Third, it is now widely feared that TPP will be involved in the pre-election politics and the Congress will not pass the agreement in a timely fashion. This argument may have somewhat exaggerated the impact of election and partisan wrangles on Washington’s major strategic decisions. In many cases, these quarrels are nothing more than a show. Moreover, even during the election, the Congress has the “window phase” for normal operation. The window phase for TPP may be in early March or last from March till May. If all partners can finalize the agreement before October, the TPP could still go into practice in 2016.
TPP also matters much to the Sino-US relations. In recent years, Washington’s China policy has been swaying between containing and contacting. TPP provides a third option. By using the TPP’s rules, the US can maintain its superiority over China while allowing the country to keep growing. That’s why the China Threat theory is the main argument used by TPP supporters in the US to sell their ideas. This has certainly caused serious worries among China’s strategists.
Some people say that to solve the China-US contradiction over TPP, the two countries can be encouraged to join the systems promoted by each other, i.e., the US joins the RCEP and AIIB while China joins TPP. But that may be just wishful thinking. RCEP and TPP represent different concepts and rules systems. The former is aimed at maintaining the manufacturing industrial chain and focuses on the commodity trade while the latter covers a wider range and applies higher standards to serve the interests of developed economies. The mutual participation may generate even more contradictions between China and the US. Besides, the RCEP is led by ASEAN rather than China.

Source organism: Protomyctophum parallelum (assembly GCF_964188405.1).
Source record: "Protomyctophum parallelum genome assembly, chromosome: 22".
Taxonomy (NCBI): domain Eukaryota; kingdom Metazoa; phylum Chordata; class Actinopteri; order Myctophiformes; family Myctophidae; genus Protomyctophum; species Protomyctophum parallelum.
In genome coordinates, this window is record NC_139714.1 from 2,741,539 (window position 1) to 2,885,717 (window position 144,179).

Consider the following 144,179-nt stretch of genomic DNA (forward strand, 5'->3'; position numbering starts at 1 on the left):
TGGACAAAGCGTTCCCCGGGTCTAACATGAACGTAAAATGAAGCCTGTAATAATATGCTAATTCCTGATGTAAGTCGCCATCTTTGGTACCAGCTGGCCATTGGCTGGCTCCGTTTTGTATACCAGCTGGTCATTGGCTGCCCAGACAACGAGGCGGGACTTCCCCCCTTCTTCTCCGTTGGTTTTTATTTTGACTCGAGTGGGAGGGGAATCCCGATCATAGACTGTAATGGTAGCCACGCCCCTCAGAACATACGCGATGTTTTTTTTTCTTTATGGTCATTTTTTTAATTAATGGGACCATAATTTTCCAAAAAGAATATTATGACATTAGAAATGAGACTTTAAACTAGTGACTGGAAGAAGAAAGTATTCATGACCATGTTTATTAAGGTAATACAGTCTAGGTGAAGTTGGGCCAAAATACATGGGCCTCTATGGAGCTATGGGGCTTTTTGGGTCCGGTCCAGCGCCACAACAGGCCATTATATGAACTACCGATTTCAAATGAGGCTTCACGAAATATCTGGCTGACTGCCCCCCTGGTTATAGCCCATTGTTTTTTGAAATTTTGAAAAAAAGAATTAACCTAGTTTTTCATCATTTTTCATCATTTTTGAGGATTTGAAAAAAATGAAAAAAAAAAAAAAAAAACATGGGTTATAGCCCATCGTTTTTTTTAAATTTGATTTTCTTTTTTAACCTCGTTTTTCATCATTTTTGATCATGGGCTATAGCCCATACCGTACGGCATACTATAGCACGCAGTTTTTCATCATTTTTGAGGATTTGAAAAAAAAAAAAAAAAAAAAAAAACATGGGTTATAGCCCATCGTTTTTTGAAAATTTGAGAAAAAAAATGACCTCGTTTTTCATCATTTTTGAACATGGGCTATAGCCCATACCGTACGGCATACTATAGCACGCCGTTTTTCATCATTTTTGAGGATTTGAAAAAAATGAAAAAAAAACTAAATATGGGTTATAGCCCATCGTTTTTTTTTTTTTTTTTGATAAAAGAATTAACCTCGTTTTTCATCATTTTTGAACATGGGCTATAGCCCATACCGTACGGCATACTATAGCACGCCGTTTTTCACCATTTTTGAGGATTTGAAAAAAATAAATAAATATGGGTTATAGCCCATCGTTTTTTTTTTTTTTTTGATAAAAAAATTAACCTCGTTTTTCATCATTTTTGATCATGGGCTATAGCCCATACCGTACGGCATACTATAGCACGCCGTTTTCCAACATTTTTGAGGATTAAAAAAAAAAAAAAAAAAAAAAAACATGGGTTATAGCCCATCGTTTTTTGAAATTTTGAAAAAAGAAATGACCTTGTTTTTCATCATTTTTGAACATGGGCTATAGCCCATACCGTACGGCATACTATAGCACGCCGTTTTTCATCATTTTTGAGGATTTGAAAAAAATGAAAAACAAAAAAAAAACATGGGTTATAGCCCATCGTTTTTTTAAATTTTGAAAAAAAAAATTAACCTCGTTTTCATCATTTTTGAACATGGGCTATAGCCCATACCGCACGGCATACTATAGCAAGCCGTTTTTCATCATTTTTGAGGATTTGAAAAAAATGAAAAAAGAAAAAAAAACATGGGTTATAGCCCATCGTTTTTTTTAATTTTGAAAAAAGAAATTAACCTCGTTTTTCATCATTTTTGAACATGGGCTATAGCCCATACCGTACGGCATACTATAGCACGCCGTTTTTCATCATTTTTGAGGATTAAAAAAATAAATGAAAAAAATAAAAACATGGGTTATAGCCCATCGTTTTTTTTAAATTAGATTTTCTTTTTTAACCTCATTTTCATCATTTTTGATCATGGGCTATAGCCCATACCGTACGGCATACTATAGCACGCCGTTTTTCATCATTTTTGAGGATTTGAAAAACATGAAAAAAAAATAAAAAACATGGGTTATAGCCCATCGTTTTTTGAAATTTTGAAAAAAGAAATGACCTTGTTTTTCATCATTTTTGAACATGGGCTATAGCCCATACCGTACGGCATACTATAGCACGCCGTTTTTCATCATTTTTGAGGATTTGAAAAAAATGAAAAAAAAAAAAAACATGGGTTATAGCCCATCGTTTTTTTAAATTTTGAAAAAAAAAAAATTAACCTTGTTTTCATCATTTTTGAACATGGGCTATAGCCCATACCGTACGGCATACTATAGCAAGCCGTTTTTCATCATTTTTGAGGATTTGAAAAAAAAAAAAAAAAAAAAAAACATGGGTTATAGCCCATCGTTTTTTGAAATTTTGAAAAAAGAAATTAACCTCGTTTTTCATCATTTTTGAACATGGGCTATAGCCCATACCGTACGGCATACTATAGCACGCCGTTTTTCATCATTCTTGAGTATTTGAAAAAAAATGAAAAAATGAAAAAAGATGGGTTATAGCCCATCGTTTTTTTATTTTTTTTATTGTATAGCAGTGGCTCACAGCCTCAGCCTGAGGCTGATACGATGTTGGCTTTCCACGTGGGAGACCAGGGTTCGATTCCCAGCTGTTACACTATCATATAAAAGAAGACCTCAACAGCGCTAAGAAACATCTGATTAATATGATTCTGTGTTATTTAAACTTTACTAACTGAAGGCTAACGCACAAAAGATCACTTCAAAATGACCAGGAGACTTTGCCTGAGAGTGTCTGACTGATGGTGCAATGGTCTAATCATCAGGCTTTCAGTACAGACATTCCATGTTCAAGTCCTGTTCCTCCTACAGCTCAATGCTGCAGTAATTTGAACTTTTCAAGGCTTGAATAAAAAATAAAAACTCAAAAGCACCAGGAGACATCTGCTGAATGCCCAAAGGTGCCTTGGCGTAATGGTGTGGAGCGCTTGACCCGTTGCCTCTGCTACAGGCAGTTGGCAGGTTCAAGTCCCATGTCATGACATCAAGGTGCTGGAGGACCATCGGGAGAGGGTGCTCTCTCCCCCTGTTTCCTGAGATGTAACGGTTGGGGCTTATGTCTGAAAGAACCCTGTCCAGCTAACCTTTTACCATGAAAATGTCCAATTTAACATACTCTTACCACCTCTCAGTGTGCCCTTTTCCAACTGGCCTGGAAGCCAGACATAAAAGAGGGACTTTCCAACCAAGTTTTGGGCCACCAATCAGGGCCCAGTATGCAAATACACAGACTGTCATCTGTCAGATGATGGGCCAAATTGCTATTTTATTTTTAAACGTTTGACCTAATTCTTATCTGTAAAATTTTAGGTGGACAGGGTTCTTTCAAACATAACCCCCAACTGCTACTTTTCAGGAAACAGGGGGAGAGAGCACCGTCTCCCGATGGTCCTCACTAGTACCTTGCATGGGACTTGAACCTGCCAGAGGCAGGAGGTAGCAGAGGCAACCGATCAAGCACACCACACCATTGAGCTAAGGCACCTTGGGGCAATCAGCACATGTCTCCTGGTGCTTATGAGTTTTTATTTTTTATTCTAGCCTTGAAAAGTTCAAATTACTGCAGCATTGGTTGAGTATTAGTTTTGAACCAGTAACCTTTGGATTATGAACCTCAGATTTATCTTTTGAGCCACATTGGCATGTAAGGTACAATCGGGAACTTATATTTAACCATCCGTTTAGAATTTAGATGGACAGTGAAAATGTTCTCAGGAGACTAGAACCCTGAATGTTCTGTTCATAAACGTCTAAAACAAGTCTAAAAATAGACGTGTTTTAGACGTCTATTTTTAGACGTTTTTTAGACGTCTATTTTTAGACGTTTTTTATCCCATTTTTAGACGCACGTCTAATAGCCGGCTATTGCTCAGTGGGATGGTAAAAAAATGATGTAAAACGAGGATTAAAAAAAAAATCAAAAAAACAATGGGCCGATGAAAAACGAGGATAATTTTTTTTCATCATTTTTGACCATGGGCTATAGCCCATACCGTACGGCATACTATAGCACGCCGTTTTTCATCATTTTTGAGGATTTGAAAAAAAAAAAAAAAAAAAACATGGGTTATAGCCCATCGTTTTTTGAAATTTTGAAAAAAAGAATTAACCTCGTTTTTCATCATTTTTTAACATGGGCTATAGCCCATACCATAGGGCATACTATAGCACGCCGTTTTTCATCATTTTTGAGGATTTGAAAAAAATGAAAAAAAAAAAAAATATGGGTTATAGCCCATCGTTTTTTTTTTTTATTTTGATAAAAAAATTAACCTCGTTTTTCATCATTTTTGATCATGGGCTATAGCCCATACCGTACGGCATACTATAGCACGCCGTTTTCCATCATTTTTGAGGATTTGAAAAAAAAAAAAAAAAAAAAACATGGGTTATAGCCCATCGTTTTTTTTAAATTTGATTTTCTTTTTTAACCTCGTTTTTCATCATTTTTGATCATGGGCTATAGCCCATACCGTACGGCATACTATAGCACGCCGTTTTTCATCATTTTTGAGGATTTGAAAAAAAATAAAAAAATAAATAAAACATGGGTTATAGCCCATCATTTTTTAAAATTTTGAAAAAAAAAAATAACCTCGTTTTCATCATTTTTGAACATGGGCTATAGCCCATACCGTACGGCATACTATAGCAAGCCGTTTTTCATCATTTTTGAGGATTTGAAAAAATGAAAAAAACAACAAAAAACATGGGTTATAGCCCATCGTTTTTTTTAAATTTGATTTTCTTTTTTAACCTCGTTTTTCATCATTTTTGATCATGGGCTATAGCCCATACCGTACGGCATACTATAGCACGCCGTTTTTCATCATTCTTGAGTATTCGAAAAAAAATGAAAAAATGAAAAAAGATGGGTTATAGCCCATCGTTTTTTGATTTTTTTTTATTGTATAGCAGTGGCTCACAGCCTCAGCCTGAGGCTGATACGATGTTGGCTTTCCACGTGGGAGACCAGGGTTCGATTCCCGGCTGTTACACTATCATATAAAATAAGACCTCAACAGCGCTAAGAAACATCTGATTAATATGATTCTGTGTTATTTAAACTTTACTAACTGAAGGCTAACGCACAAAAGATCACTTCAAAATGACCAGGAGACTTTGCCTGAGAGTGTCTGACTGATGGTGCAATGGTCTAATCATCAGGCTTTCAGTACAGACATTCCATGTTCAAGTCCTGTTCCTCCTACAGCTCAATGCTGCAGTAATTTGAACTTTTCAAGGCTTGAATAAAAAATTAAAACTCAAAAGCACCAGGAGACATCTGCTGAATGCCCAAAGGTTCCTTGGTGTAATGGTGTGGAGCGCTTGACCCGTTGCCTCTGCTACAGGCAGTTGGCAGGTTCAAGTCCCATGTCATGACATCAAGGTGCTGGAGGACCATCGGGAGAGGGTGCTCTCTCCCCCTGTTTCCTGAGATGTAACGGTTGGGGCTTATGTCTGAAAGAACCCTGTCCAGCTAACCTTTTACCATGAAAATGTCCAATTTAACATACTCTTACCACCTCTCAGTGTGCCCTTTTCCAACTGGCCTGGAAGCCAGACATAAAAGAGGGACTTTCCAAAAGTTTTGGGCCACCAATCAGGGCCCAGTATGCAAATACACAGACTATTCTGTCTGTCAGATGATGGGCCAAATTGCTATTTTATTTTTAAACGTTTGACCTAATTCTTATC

Another suggestion is that China and the US should begin talks on a bilateral China-US Trade Investment Agreement. This is also impractical, given the current situation. The two countries are pointing fingers at each other over Internet security. This alone poses an enormous obstacle for investment and trade. There are also huge differences between both countries’ economic structures. Filling in the gaps calls for the injection of huge amounts of resources.
A more practical thing to do is to open an obstruction-free channel for dialogue, through which both countries can use anticipatory diplomacy to enhance mutual trust. When addressing the Boao Forum for Asia in 2014, Chinese Premier Li Keqiang said: “China is open to TPP. So long as it is beneficial to the development of world trade and to the maintenance of a fair and open environment for trade, China is happy to see it succeed.”